Beijing certainly seems like a good place to retire, as old folk can be seen enjoying themselves everywhere – playing mahjong at a table set under a tree, walking barefoot and backwards across cobblestones in the park or just hanging out in shop doorways. But the favourite pensioner pastime is kite flying and on windy days the sky over the city is peppered with kites as people line every bit of open ground and bridge top gazing up as their pride and joy just sort of sits there doing nothing – it’s like fishing only upside-down and with neck ache.
National Museum of China
The National Museum of China, located on the east side of the Tian’anmen Square in central Beijing, was founded in 2003 after a merger between the former National Museum of Chinese History and the National Museum of Chinese Revolution. Covering nearly 200,000 square meters, the museum is now the largest museum in the world with first-class facilities. It holds a collection of 1.2 million pieces of cultural relics in forty-eight galleries. There are two permanent exhibitions: Ancient China and The Road of Rejuvenation, and more than a dozen categories of display related to thematic exhibitions and international exchange exhibits. The museum also hosts special exhibitions on Chinese ancient art, such as bronze, porcelain, jade articles, Buddhist statues, furniture of Ming and Qing dynasties (1368-1911), ink painting and calligraphy.One of the museum’s most valuable collections is Si Muwu bronze quadrate vessel, 1.33 meters high and about 833 kg in weight, dating back to about 3,500 years ago.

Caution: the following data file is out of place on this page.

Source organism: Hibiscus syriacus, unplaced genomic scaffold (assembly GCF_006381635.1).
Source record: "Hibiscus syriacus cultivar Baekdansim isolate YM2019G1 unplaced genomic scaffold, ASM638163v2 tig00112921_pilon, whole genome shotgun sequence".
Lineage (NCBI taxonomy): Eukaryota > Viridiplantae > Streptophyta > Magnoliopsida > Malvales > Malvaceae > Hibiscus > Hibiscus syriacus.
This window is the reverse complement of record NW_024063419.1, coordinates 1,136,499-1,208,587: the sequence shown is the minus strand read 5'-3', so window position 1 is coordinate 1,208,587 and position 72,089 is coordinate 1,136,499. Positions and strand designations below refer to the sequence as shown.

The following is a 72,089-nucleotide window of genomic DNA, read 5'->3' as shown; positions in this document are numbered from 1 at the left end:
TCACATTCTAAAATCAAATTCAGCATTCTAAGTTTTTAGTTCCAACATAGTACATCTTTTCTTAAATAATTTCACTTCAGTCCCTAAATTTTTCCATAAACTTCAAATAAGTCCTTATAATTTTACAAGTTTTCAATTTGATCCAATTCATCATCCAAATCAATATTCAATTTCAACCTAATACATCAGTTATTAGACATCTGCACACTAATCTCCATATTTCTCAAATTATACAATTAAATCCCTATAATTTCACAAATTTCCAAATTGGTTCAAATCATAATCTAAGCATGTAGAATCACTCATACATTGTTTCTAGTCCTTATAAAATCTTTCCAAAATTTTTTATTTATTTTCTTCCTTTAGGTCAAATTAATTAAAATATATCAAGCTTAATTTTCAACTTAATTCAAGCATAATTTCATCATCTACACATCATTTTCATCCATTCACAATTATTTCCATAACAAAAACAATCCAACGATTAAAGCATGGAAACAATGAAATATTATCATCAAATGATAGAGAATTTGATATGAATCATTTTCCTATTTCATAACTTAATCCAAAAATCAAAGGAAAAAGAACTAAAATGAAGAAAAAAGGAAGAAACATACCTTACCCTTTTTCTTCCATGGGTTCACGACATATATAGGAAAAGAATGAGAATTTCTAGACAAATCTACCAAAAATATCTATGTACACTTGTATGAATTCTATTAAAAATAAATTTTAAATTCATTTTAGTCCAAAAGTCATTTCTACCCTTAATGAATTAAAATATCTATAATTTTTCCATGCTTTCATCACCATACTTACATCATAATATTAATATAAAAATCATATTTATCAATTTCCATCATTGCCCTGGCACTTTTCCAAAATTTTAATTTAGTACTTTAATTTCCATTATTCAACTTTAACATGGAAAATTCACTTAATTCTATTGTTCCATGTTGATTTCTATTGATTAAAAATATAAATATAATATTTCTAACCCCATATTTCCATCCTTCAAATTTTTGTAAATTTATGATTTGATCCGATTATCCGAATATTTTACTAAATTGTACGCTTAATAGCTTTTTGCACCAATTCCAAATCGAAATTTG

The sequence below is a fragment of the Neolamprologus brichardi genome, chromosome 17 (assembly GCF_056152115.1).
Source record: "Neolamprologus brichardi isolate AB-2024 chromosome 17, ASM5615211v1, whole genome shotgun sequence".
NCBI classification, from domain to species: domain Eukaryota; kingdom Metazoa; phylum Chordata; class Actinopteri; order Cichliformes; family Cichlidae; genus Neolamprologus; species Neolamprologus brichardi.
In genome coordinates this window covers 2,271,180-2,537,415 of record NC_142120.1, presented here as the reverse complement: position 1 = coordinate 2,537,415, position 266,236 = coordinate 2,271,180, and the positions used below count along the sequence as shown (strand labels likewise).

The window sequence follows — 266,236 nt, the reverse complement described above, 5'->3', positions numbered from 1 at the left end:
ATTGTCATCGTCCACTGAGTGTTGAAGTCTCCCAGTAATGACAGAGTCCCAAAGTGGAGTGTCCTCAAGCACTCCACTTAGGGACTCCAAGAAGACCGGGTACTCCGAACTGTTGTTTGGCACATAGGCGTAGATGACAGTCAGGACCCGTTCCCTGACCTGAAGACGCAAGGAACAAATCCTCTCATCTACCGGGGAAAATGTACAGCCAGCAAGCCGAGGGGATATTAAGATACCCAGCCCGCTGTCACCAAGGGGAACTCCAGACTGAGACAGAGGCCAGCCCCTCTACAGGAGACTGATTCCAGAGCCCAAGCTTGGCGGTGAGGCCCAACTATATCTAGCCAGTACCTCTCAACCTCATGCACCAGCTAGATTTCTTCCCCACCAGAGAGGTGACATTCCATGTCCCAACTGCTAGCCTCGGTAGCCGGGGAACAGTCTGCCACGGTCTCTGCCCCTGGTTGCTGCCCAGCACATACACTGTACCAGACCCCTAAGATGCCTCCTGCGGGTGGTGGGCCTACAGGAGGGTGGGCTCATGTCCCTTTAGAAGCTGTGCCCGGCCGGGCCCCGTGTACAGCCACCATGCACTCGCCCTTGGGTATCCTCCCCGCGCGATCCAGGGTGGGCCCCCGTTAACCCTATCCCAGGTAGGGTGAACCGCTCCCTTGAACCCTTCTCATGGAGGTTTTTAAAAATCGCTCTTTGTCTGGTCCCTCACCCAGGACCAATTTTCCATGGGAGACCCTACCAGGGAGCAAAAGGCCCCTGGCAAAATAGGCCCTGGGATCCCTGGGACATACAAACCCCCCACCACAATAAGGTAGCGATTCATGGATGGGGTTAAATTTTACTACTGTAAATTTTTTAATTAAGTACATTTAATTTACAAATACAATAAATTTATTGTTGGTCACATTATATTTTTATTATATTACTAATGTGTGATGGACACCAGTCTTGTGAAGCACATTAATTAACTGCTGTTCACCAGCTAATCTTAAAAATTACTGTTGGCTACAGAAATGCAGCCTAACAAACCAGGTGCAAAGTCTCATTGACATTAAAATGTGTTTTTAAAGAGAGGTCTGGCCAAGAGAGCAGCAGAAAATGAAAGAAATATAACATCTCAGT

Beijing opera is a wonderful and very special show. It is certainly worth seeing on your journey to China. The large magnificent costumes and colorful masks are a magnificent sight. Even if you can not understand the Chinese dialect as the actors speak, it is still a sight beyond compare.
Beijing International Cultural Tourism Festival
Beijing International Cultural Tourism Festival which is named as the Most Chinese style Party is flourished with various types of cultural activities throughout the festival. Generally, the best performers throughout the nation will be invited to bring impressive performance to the audiences. The event is normally full of excitement and memorable moments.
One of China’s most famous exports is the myriad forms of kung fu. Meaning “attainment through effort”, kung fu is a western umbrella term that covers many martial arts. See many of them performed by the Shaolin-trained monks, who play-fight their way through a tenuous plotline filled with impressive stunts such as snapping iron bars over their heads in the Vegas-style show, The Legend of Kung Fu at the Red Theatre – it’s even got English subtitles. Those who want the ultimate hands on experience should contact the Chinese Culture Club or the Milun School of Traditional Kung Fu for lessons.
Lao She Tea House
This popular teahouse has nightly shows and afternoon performances of folk music (2.30pm to 5pm Monday to Friday), folk music and tea ceremonies (3pm to 4.30pm Saturday), theater (2pm to 4.30pm Wednesday and Friday), and matinee Beijing Opera shows (3pm to 4.30pm Sunday). Evening performances of Beijing Opera, folk art, music, acrobatics, juggling, Kung fu and magic are the most popular.
No trip to China would be complete without taking a pit stop for a traditional cuppa. Even though the Chinese tea ceremony is as steeped in tradition as neighbouring Japan, it does not go in for the latter’s rigid set of rules and concentrates more on setting the perfect mood. To get the full treatment, as well as a bit of philosophy, head to the Confucian Teahouse where the owner will take you through the ritual step by step – in the busy season, it may be wise to make an appointment first. Beijing also has a thriving market with a capital ‘tea’ where you can load up on all the oolong you can handle.